Chiang Mai Elephants

Southeast Asia, Part II: Elephants, and the Road to Laos

In the last blog entry, I detailed the first part of our trip to Thailand, where we went up from Bangkok, passed through the city of monkeys, explored a little of Chiang Mai and then spent some time in the beautiful hippie village of Pai.

Chiang Rai Thailand rice fields

After our time in Pai, we hitched a ride back down to Chiang Mai. One of the things that we wanted to do in our time was Thailand was see elephants, but when it comes to elephants, it’s highly important to do your research first, and make sure that what one goes to is an elephant sanctuary: there are numerous abusive elephant camps throughout the country, where the elephants are tortured with bullhooks, chains, and more. In addition, what many people don’t realize is that “elephant riding” is terrible for the elephants themselves; the weight of a human being puts a tremendous strain on an elephant’s spine, which is only multiplied when a heavy saddle is also weighing them down. Basically, elephants should never have to carry humans.

This is why it’s important to not fund these elephant-riding places with tourist dollars, and to instead give that money to the elephant sanctuaries. These sanctuaries work to provide better care to the elephants, better lives, more freedom, no torture, and NO RIDING. In addition, sanctuaries use their revenue to buy elephants away from the riding camps, thus freeing these animals from their abusers.

In the sanctuary we went to, it was clear right away that the workers truly care for the elephants, and are devoted to the cause of better elephant treatment in Thailand. In the sanctuary, we had the opportunity to walk with the elephants, feed them, bathe them in the river, and generally just spend time with them. Elephants are one of the most intelligent creatures on the planet, and it shows; they are more majestic than I could ever have realized beforehand. Looking into their eyes, one sees the soul of a noble creature that deserves respect, compassion, and honor.

Pictures? Yes, of course!

After the elephant sanctuary, we went back to Chiang Mai and spent a few more days enjoying the sights, spending time with new friends, and finally getting ready for our trip to Laos.

On the way to Laos, we made a pit stop in Chiang Rai. Chiang Rai is arguably most famous for its bizarre and beautiful White Temple, but we didn’t get the chance to stop in and see it, since we had to hit the road to Laos the next morning. We did get the chance to go to the night market, and indulge in these crunchy grasshoppers. Quite an interesting snack:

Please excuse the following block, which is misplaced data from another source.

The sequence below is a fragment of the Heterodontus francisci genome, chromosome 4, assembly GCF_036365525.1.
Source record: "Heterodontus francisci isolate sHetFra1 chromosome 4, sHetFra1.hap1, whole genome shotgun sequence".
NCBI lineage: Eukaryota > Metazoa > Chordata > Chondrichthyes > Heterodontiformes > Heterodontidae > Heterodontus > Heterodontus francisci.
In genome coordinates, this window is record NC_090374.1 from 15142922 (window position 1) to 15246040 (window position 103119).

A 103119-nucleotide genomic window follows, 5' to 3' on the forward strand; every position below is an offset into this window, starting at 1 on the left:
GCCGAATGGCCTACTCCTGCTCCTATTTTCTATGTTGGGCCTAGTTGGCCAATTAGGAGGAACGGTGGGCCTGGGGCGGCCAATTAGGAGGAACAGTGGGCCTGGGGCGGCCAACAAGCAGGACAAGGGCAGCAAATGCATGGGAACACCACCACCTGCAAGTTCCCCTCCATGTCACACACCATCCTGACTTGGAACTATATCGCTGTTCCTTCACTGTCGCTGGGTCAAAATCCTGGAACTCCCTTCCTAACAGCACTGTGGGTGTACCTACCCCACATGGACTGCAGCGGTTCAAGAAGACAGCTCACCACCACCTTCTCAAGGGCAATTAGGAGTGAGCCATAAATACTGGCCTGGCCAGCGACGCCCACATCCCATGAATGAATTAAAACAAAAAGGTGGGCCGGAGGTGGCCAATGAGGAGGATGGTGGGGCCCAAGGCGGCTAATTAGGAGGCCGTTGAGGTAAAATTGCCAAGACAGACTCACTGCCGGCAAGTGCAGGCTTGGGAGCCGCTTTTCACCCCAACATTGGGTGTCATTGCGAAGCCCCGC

Chiang Rai grasshoppers

The next morning, we caught the early morning bus to Chiang Khong, a Thai town on the border —and then, we crossed the Friendship Bridge into Laos, and entered the village of Huay Xai.

In the next blog, I’ll delve into the details of our slow boat ride down the Mekong River, Luang Prabang, and more. Stay tuned!




Meanwhile, in Thailand…

Hello back there! Just stopping in briefly to say hi; will do a full report after I get back, but in the meantime, we’re having an amazing time out here in Thailand.

The photo below was taken while hanging around in Lopburi, Thailand’s city of monkeys. And when I say city of monkeys, I truly mean a city where the monkeys have taken over — chilling out on the sidewalk, hopping onto people’s cars, crawling on the telephone wires, stealing people’s sunglasses, they’re everywhere. Needless to say, it’s a lot of fun.



We’re now up in the mountains of Pai, and then headed further north!


Off to Thailand!

The travel siren has called out once again. It’s been almost a year since going to Morocco, and it’s time to head across the world again.

After getting married last August, we decided to hold off on doing the honeymoon immediately; since we already love traveling to distant locations as often as possible, we decided to plan out something special, a longer trip, and we decided that the place to go was Thailand.